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New York, Pennsylvania consider body armor restrictions after slayings

Debra Erdley
| Monday, April 20, 2009

Shooting rampages in Pennsylvania and New York could become a rallying point for state lawmakers to restrict sales of body armor.

In both cases — the April 3 shooting rampage that claimed 13 lives in a Binghamton immigration center and the April 4 slayings of three Pittsburgh police officers answering a domestic call — heavily armed men braced themselves for gunfights with bullet-resistant vests.

It never came to that in Binghamton. Jiverly Wong, 41, a Vietnamese immigrant, took his own life after killing 13 unarmed civilians, authorities said.

But in Pittsburgh, police Chief Nate Harper said alleged gunman Richard Poplawski, 22, wore body armor that deflected at least two shots to his chest during a deadly assault on officers that lasted nearly four hours.

Federal law bars people convicted of violent felonies from purchasing body armor. In Pennsylvania and most other states, it is against the law to wear such armor while committing a crime.

The vests Jiverly and Poplawski wore are readily available to the public. Although most Pittsburgh area retailers no longer carry body armor — and two who do sell only to police — online seller eBay offers scores of vests costing $50 to $200.

In New York, Assemblyman David Koon of Rochester introduced legislation in January to restrict the sale of body armor to law enforcement officers. Koon said the shootings in Pittsburgh and Binghamton illustrate the dangers posed to law enforcement officers when body armor gets into the hands of those bent on violence.

"Evidence suggests that more and more drug dealers, gang members and professional criminals are purchasing and utilizing body armor," he said.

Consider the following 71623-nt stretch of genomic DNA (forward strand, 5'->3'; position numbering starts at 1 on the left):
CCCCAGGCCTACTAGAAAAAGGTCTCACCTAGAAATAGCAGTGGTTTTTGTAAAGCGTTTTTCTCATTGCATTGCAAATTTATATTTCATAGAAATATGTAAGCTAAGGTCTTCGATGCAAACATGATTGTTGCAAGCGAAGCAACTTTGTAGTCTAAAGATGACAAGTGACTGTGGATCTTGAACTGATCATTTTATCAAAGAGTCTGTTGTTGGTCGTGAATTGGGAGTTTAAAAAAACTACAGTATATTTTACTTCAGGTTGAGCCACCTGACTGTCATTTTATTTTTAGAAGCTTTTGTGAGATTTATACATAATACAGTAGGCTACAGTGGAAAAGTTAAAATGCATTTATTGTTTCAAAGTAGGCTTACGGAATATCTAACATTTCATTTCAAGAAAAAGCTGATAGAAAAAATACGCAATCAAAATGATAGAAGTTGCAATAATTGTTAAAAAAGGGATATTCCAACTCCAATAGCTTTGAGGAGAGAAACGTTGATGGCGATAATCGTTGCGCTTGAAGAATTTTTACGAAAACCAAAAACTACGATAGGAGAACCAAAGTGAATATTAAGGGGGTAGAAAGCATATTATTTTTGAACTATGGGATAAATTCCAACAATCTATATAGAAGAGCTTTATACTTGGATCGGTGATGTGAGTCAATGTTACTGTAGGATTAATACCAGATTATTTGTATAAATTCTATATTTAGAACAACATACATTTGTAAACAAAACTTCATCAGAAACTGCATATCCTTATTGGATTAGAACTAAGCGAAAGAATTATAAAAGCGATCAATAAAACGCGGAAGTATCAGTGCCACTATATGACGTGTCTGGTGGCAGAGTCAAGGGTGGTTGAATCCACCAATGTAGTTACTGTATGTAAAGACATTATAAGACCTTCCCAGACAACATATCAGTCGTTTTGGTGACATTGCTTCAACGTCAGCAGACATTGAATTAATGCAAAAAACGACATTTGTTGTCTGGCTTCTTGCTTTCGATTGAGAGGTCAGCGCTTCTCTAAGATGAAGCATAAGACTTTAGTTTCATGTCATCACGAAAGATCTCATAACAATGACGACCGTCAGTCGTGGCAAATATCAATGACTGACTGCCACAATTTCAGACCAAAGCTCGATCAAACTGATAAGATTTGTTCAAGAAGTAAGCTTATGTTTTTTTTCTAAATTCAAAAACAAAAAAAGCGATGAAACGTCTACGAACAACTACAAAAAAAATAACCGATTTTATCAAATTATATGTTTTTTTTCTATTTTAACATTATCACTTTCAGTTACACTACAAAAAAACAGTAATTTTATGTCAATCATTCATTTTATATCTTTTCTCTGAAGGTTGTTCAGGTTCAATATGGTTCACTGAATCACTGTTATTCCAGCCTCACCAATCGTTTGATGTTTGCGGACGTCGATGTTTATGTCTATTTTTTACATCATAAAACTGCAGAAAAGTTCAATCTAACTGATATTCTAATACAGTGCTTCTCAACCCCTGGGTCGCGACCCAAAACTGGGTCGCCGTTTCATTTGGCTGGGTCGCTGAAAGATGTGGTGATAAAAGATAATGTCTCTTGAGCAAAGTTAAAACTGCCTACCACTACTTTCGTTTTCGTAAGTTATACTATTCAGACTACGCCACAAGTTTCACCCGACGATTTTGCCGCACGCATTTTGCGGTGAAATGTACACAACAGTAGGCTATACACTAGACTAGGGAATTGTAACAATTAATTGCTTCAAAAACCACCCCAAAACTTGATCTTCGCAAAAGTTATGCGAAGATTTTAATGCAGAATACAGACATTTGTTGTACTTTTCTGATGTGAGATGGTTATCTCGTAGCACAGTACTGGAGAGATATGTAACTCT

Officer Rob Harrison, range master at the Pittsburgh Police Academy and an officer since 1985, said training police to prepare for that possibility has become crucial.

"More and more people are found wearing body armor, and depending on age and condition, it can withstand bullets from a variety of handguns," Harrison said.

But Kim Stolfer of MacDonald, a National Rifle Association firearms training counselor, said private citizens ranging from pizza deliverymen to children who attend violence-plagued schools rely on the vests for protection.

"Do we take that away from them, or do we have government do its job?" Stolfer said.

Rep. Tom Caltigirone, D-Reading, chairman of the House Judiciary Committee, said recent events appear to illustrate weakness in the law regarding the sale of body armor.

"What purpose does body armor serve outside of law enforcement• There may be a bill," Caltigirone said.

Lee Guelff would be delighted to see such a bill become law.

The California advertising executive spent years fighting to restrict the purchase of body armor after his brother Jim, a San Francisco police officer, was killed in 1994 by a carjacker outfitted in a high-quality vest and bulletproof helmet.

"He shot the guy several times and was in the process of reloading when the guy shot him in the head," Guelff said.

In 2002, Congress agreed to bar violent felons from buying body armor.

Pennsylvania Gov. Ed Rendell said unlimited access to handguns and body armor are intertwined issues that should be addressed.

"If the Philadelphia delegation and the Allegheny County delegation got together and said, 'We're not doing anything else until you pass some sensible gun laws,' if both of those delegations had the guts to do it, they could bring state government to a standstill until reasonable gun laws were passed," the governor said.

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